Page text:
Oil and Gas Exploration Takes Seismic Shift in Gabon to Somalia

Not all exploration has slowed for oil and gas in Africa. More nations not known for energy reserves on the continent are conducting seismic surveys during a drilling downturn, according to consultant PwC.

Gabon, Somalia, the Seychelles, Madagascar and Guinea-Bissau are among countries that used seismic surveys in the past year, Chris Bredenhann, partner at PwC based in Cape Town, said in a report Wednesday. The technique is similar to ultrasound and is used before drilling to detect where reserves may be.

The rise in seismic surveys “opens the possibility of increasing future exploration activity,” PwC analysts including Bredenhann said in the report.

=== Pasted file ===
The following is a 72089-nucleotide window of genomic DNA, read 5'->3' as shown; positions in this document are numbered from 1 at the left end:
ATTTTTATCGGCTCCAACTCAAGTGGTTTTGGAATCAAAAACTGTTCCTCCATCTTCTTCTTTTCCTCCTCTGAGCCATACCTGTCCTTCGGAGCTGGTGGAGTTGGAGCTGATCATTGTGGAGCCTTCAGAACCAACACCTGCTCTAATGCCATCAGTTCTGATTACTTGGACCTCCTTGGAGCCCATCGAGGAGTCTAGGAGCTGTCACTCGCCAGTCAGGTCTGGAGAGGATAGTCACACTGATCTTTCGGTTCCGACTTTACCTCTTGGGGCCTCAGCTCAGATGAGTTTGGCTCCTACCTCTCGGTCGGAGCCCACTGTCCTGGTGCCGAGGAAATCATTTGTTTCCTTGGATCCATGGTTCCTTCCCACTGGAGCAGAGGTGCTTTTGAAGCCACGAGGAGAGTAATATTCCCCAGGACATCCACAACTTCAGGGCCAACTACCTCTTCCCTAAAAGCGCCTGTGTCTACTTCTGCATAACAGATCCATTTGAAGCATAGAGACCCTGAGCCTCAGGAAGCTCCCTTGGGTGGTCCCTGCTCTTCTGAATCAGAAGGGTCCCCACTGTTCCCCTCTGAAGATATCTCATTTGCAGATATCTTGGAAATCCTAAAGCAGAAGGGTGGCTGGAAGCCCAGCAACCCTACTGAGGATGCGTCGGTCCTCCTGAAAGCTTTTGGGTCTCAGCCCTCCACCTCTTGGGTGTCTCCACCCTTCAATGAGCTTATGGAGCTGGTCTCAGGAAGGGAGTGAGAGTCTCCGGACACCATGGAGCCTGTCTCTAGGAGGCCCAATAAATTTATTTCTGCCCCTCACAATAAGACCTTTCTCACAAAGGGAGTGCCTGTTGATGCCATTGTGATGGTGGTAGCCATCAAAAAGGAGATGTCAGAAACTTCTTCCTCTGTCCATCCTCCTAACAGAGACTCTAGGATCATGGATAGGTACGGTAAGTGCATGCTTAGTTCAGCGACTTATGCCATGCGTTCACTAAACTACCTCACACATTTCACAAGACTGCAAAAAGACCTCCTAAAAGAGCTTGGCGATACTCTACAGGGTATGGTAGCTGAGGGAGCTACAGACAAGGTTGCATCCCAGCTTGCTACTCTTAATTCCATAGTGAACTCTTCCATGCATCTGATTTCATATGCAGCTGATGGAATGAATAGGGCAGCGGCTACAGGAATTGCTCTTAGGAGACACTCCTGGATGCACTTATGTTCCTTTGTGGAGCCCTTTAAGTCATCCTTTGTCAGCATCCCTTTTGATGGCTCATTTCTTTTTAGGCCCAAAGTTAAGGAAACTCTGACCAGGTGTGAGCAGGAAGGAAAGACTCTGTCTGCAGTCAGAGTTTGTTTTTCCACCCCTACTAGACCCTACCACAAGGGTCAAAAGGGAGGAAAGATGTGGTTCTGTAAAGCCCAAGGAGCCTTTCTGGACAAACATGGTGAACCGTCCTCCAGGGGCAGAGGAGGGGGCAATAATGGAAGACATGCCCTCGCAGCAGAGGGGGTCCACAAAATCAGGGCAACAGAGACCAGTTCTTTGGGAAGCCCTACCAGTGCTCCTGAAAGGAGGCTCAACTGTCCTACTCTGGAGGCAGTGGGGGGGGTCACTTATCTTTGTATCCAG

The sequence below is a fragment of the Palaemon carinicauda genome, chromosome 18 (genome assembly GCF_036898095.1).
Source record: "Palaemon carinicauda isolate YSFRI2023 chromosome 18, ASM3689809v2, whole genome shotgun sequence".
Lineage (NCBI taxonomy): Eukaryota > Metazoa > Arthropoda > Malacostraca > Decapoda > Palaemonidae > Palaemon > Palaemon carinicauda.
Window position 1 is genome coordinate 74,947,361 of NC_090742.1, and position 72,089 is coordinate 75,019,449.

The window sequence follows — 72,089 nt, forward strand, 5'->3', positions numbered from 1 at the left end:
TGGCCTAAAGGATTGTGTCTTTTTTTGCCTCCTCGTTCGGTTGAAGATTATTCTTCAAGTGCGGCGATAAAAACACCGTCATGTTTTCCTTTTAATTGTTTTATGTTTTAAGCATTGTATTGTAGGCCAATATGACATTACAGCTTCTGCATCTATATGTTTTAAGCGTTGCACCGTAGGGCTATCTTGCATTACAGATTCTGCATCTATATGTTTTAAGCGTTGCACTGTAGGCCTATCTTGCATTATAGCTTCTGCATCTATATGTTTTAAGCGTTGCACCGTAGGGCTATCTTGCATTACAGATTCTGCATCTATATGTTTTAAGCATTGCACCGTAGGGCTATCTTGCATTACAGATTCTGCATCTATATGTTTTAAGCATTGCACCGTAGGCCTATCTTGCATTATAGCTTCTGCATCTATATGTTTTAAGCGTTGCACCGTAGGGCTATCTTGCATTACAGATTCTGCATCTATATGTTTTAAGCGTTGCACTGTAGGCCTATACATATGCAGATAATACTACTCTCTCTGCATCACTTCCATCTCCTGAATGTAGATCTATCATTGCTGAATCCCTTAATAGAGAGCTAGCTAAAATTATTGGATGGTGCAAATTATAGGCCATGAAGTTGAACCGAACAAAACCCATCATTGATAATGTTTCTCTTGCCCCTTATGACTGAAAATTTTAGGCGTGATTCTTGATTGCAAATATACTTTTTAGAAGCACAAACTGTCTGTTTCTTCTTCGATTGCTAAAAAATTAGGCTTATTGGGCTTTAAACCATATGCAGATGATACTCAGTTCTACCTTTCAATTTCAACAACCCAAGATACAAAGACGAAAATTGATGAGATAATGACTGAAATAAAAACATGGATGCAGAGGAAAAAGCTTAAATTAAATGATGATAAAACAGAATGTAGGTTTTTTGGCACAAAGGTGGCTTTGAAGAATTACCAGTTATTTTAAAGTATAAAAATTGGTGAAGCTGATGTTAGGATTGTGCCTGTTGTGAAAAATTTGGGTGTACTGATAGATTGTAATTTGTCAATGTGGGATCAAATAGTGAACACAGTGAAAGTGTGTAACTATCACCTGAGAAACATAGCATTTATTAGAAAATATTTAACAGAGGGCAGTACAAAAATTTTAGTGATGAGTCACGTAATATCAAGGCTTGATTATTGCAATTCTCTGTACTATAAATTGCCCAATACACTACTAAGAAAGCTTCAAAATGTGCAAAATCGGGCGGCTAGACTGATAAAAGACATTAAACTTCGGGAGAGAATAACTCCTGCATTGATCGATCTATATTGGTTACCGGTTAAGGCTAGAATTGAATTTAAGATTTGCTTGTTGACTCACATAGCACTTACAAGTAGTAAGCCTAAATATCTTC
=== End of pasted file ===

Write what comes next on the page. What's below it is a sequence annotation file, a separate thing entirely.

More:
In 2014, 11 of the largest 20 oil and gas discoveries were in Africa, though their size decreased, according to PwC. Exploration has shrunk on the continent this year, with Brent crude oil prices dropping 12 percent. The Baker Hughes Rig Count reported 100 rigs in Africa in May, the lowest amount since at least June 2012.

The number of bidding rounds for oil and gas blocks has also declined, the PwC report showed. “This is partially due to the flurry of bidding rounds in the previous couple years and a consolidation of these agreements together with the lower oil prices and lower interest to invest.”

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